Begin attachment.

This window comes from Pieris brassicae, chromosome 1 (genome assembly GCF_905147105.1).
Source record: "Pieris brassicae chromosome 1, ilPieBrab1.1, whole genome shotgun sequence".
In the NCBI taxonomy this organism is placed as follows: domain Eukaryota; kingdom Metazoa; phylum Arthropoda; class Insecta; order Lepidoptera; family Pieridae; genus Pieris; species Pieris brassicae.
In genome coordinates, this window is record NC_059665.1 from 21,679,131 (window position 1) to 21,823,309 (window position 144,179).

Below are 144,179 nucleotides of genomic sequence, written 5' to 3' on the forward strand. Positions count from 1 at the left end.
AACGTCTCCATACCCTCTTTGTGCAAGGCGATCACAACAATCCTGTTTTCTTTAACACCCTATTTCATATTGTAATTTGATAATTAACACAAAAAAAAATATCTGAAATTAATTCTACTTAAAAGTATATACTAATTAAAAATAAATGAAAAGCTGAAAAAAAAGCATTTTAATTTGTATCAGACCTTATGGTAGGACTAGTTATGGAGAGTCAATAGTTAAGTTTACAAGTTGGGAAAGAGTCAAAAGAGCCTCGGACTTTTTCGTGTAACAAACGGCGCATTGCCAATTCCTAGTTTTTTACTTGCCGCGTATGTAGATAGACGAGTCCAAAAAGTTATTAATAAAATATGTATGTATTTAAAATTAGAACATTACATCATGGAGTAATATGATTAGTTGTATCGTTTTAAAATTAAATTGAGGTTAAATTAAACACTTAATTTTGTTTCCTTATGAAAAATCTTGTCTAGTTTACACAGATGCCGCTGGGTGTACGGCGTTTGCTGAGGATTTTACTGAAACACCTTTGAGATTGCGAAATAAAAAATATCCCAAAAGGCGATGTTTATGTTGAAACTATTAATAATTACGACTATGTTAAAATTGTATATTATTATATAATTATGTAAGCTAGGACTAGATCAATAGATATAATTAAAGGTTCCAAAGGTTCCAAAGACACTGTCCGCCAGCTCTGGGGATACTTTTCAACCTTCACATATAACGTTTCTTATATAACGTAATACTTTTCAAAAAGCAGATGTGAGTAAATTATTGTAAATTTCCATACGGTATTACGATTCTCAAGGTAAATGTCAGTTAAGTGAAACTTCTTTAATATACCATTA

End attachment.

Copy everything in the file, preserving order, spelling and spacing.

This window comes from Pieris brassicae, chromosome 1 (genome assembly GCF_905147105.1).
Source record: "Pieris brassicae chromosome 1, ilPieBrab1.1, whole genome shotgun sequence".
In the NCBI taxonomy this organism is placed as follows: domain Eukaryota; kingdom Metazoa; phylum Arthropoda; class Insecta; order Lepidoptera; family Pieridae; genus Pieris; species Pieris brassicae.
In genome coordinates, this window is record NC_059665.1 from 21,679,131 (window position 1) to 21,823,309 (window position 144,179).

Below are 144,179 nucleotides of genomic sequence, written 5' to 3' on the forward strand. Positions count from 1 at the left end.
AACGTCTCCATACCCTCTTTGTGCAAGGCGATCACAACAATCCTGTTTTCTTTAACACCCTATTTCATATTGTAATTTGATAATTAACACAAAAAAAAATATCTGAAATTAATTCTACTTAAAAGTATATACTAATTAAAAATAAATGAAAAGCTGAAAAAAAAGCATTTTAATTTGTATCAGACCTTATGGTAGGACTAGTTATGGAGAGTCAATAGTTAAGTTTACAAGTTGGGAAAGAGTCAAAAGAGCCTCGGACTTTTTCGTGTAACAAACGGCGCATTGCCAATTCCTAGTTTTTTACTTGCCGCGTATGTAGATAGACGAGTCCAAAAAGTTATTAATAAAATATGTATGTATTTAAAATTAGAACATTACATCATGGAGTAATATGATTAGTTGTATCGTTTTAAAATTAAATTGAGGTTAAATTAAACACTTAATTTTGTTTCCTTATGAAAAATCTTGTCTAGTTTACACAGATGCCGCTGGGTGTACGGCGTTTGCTGAGGATTTTACTGAAACACCTTTGAGATTGCGAAATAAAAAATATCCCAAAAGGCGATGTTTATGTTGAAACTATTAATAATTACGACTATGTTAAAATTGTATATTATTATATAATTATGTAAGCTAGGACTAGATCAATAGATATAATTAAAGGTTCCAAAGGTTCCAAAGACACTGTCCGCCAGCTCTGGGGATACTTTTCAACCTTCACATATAACGTTTCTTATATAACGTAATACTTTTCAAAAAGCAGATGTGAGTAAATTATTGTAAATTTCCATACGGTATTACGATTCTCAAGGTAAATGTCAGTTAAGTGAAACTTCTTTAATATACCATTA